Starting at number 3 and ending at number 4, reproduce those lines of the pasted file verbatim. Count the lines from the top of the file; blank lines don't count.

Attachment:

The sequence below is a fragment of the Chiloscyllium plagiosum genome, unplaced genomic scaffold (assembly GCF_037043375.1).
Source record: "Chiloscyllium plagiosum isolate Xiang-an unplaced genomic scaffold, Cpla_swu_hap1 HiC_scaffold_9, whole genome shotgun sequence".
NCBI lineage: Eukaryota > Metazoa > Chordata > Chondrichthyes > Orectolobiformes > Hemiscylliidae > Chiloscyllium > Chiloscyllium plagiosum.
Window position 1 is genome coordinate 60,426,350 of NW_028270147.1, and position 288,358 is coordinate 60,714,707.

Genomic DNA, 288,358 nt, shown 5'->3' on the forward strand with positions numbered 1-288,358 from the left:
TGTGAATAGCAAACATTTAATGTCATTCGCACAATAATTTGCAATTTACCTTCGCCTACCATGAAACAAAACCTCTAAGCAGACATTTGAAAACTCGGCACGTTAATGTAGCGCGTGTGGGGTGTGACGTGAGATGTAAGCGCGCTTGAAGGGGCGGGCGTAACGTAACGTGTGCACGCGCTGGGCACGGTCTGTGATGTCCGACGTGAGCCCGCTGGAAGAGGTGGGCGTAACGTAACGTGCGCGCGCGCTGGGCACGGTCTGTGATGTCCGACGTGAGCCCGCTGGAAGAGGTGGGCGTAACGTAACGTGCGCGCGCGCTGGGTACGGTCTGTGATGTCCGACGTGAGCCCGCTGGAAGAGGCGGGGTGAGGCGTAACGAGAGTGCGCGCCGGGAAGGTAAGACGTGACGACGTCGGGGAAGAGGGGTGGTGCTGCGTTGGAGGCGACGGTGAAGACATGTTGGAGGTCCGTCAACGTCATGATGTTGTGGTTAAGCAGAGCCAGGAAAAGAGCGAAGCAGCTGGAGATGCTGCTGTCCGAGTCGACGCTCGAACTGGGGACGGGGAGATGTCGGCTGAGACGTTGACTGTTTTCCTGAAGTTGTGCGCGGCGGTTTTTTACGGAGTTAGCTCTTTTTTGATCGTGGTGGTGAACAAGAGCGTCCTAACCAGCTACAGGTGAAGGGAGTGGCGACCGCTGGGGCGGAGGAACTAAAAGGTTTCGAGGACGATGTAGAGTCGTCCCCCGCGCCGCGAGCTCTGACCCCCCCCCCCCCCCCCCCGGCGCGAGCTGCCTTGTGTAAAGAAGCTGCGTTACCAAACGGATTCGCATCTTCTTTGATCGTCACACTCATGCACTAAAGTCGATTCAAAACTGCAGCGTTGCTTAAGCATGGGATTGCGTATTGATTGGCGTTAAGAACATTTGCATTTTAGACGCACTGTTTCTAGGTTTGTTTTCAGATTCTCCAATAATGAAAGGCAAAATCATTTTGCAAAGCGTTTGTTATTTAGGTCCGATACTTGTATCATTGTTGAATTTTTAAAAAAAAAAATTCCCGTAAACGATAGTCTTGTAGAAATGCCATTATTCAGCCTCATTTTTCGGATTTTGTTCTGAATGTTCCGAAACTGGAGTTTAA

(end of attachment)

NCBI lineage: Eukaryota > Metazoa > Chordata > Chondrichthyes > Orectolobiformes > Hemiscylliidae > Chiloscyllium > Chiloscyllium plagiosum.
Window position 1 is genome coordinate 60,426,350 of NW_028270147.1, and position 288,358 is coordinate 60,714,707.